In this interview, we are going to learn more about one of our PMs in the Dutch branch, Femke Jepkema.
What is your origin, Femke?
I was born in a city in the province of Friesland in the Netherlands. We moved to a small village where I spent most of my youth. After Middle School, I moved to Groningen to study at the University.
What did you study?
I first studied English Language and Culture. After finishing that, I did the follow-up study for becoming an English teacher – the Pre-Higher Education Teaching Certificate in English.
Did you always want to become a PM or did it happen be coincidence?
I always wanted to be a translator. I applied at Jensen Localization for the function of translator, but there was no vacancy at that time. There was a vacancy for PM though, so I applied for that instead and got the job. It has been great working as a PM.
How long have you been working for Jensen Localization?
I have been working for Jensen Localization for 4 years now.
Did you start working for Jensen Localization right after finishing school or did you gain experience from other jobs?
I first worked as a teacher for 1 year after getting my teacher certificate. After that, I started working at Jensen Localization.
What are the pros and cons about being a PM?
The pros are:
- Variety of different tasks and challenges
- Problem solving is involved (which I like a lot)
- Working with people
The cons are:
- Contact with people (clients and translators) are only by mail and only sometimes by phone (so there is contact but you always have to guess what someone looks like, how they are in person, etc.).
- Sometimes the job is a bit stressful, as it sometimes gets really busy and you have a lot of projects to schedule and find resources for.
What tasks do you usually do?
- Downloading/saving the files that we receive from clients for projects
- Finding suitable and available translators/reviewers for the projects
- Scheduling the projects in our calendar
- Receiving deliveries for the day and preparing those to deliver to the clients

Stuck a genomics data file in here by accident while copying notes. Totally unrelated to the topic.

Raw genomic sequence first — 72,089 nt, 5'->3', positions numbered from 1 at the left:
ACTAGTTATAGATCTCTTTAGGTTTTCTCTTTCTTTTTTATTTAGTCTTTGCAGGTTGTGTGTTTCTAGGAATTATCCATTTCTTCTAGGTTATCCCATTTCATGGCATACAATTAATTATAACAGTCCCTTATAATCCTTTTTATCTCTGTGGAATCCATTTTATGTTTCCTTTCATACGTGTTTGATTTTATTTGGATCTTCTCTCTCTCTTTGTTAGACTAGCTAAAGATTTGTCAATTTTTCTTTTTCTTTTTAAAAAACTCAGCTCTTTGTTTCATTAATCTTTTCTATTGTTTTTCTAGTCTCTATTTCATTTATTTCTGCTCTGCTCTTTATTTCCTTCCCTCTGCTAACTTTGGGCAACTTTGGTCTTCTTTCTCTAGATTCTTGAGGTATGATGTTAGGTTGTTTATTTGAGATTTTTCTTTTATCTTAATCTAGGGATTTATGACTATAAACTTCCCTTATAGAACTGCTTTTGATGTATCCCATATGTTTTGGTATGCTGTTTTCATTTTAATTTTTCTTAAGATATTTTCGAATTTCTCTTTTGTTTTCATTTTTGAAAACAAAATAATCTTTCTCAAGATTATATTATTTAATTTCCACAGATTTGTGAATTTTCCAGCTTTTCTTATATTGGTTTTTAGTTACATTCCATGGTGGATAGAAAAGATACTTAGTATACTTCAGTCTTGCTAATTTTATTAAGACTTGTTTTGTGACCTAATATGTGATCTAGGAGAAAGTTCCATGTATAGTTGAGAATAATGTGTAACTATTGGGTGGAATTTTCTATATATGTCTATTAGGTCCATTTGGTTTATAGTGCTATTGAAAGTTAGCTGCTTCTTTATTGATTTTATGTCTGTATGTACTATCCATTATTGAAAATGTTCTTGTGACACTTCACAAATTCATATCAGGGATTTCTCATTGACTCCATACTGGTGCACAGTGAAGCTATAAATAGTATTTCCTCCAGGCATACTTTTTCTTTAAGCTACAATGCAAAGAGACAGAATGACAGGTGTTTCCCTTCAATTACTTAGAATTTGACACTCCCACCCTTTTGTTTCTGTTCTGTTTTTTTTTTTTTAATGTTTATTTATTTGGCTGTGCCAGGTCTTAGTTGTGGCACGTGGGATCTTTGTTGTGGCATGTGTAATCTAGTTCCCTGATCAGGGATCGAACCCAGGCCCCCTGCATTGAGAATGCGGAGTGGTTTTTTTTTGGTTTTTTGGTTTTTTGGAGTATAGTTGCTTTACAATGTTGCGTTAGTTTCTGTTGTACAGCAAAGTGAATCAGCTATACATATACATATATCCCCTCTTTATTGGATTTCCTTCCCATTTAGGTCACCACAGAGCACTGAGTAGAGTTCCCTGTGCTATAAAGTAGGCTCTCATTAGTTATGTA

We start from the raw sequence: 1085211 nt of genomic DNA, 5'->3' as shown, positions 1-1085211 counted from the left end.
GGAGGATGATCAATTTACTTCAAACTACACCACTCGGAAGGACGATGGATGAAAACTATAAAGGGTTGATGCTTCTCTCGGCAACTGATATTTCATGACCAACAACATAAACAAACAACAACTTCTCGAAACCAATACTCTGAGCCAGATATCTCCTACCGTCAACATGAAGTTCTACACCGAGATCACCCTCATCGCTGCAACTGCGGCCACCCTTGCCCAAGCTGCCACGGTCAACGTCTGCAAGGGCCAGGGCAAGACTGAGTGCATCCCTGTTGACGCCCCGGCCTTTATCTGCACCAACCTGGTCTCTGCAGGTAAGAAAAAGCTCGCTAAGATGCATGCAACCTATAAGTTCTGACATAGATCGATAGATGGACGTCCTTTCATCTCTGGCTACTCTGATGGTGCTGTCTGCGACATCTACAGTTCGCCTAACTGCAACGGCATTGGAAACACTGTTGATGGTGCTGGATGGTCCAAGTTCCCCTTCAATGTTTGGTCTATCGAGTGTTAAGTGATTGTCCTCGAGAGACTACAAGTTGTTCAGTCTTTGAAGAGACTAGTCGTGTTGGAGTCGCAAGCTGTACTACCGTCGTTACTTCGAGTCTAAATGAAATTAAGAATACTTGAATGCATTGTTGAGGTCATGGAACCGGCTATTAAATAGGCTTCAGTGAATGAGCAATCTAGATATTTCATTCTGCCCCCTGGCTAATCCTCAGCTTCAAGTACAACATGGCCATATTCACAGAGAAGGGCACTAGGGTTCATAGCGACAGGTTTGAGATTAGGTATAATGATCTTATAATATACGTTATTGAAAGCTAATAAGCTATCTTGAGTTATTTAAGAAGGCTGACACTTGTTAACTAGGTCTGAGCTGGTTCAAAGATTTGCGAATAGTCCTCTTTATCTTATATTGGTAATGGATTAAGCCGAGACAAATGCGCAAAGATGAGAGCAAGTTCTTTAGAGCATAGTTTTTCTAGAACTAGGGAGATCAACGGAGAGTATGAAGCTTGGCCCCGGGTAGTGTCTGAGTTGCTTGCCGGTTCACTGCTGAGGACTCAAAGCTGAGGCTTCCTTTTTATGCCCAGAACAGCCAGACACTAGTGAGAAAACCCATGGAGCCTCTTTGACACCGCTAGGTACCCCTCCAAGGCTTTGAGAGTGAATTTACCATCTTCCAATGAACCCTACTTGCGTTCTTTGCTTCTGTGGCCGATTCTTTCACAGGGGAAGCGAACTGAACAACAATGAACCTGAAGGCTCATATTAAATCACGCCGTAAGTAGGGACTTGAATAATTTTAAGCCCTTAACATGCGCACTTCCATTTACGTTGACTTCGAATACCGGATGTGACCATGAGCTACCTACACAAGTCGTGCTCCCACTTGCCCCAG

- Communication with clients and translators about projects (scheduling, problem solving, etc.)
What do you do in your spare time? Any hobbies?
I enjoy watching movies (you should see my DVD collection… it’s huge), playing computer games, reading, and drawing/painting.
How many languages do you know?
I know English and Dutch (reading and writing), German a bit (reading and writing), Frisian (only reading), and I am learning to read Danish, Norwegian and Swedish more and more each day (I cannot actually read and understand it fully, but I do recognize and learn new words each day because of my job).
What is the most important element to you when working with new clients?
Making sure that the client gets the best possible quality.
What advice would you give a new PM working in the same business as you?
Get to know the translation tools yourself, as this will help you with problem solving whenever clients, translators, or you yourself run into problems. Also keep your schedule and mailbox orderly, as you need to have a clear overview for yourself of when you have deliveries, and of what still needs to be done, followed up, started, etc.
Being a PM, how important is it to work in teams and communicate with other staff members?
It depends on what kind of projects you manage and how they have been divided amongst all PMs. If you have your own set of accounts and projects, you do not have to have extensive contact with the other PMs. You of course contact them for advice and help, or just for fun, but it is not essential to be in elaborate communication with them. If you share accounts with another PM, you communicate more about who will take care of what.
You always have contact with the IT department and financial department for questions related to those areas.
Do you communicate with the staff from other departments at Jensen Localization?
Yes, we communicate via Skype when we have questions or just want to talk, and sometimes we call when it’s more urgent.
Do you think machine translation will ever replace Jensen Localization services?
No. So far, the machine translation is still at a stage where it is not of good quality. There will have to be a lot of changes for it to ever reach good quality, but still, it can never be as good as a human translation of course. A machine can never detect certain nuances or differences in meaning. As translating is very fun and a source of income for many, I hope machines will never replace it of course.
What types of projects do you prefer working with?
I prefer working on projects that have extensive translation tools and instructions. I particularly like the aspect of solving problems with tools, and as I’m a bit of a perfectionist, I enjoy reading extensive instructions and checking if they have been followed.
This is Femke Jepkema, the one who will always win at Trivial Pursuit if the questions are related to cinema! In our next interview, we will meet one of the guys at Jensen Localization. Yes, there are boys in our team, too :).